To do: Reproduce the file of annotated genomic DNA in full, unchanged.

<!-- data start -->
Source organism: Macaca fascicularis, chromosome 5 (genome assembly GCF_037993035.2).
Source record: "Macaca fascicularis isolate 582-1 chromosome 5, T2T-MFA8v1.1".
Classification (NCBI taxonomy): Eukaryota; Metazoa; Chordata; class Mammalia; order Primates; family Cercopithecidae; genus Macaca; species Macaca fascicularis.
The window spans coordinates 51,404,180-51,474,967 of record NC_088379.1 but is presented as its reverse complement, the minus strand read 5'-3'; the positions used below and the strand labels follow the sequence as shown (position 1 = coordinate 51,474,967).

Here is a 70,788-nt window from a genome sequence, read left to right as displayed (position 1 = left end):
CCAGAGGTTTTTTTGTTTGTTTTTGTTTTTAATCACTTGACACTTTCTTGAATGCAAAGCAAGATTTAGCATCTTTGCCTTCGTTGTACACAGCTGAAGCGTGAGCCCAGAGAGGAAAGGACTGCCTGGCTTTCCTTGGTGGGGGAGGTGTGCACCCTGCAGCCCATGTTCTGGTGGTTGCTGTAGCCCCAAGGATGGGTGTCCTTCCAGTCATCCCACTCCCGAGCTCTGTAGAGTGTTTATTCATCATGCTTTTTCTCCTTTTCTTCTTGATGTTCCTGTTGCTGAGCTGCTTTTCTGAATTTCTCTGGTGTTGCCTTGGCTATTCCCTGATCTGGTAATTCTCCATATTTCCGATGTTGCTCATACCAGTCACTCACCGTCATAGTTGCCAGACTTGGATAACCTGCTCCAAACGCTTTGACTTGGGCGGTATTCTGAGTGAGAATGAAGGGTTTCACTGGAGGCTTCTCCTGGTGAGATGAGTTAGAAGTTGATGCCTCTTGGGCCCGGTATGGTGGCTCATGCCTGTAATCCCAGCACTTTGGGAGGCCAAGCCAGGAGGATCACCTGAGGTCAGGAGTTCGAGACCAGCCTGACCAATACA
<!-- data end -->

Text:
Source organism: Macaca fascicularis, chromosome 5 (genome assembly GCF_037993035.2).
Source record: "Macaca fascicularis isolate 582-1 chromosome 5, T2T-MFA8v1.1".
Classification (NCBI taxonomy): Eukaryota; Metazoa; Chordata; class Mammalia; order Primates; family Cercopithecidae; genus Macaca; species Macaca fascicularis.
The window spans coordinates 51,404,180-51,474,967 of record NC_088379.1 but is presented as its reverse complement, the minus strand read 5'-3'; the positions used below and the strand labels follow the sequence as shown (position 1 = coordinate 51,474,967).

Here is a 70,788-nt window from a genome sequence, read left to right as displayed (position 1 = left end):
CCAGAGGTTTTTTTGTTTGTTTTTGTTTTTAATCACTTGACACTTTCTTGAATGCAAAGCAAGATTTAGCATCTTTGCCTTCGTTGTACACAGCTGAAGCGTGAGCCCAGAGAGGAAAGGACTGCCTGGCTTTCCTTGGTGGGGGAGGTGTGCACCCTGCAGCCCATGTTCTGGTGGTTGCTGTAGCCCCAAGGATGGGTGTCCTTCCAGTCATCCCACTCCCGAGCTCTGTAGAGTGTTTATTCATCATGCTTTTTCTCCTTTTCTTCTTGATGTTCCTGTTGCTGAGCTGCTTTTCTGAATTTCTCTGGTGTTGCCTTGGCTATTCCCTGATCTGGTAATTCTCCATATTTCCGATGTTGCTCATACCAGTCACTCACCGTCATAGTTGCCAGACTTGGATAACCTGCTCCAAACGCTTTGACTTGGGCGGTATTCTGAGTGAGAATGAAGGGTTTCACTGGAGGCTTCTCCTGGTGAGATGAGTTAGAAGTTGATGCCTCTTGGGCCCGGTATGGTGGCTCATGCCTGTAATCCCAGCACTTTGGGAGGCCAAGCCAGGAGGATCACCTGAGGTCAGGAGTTCGAGACCAGCCTGACCAATACA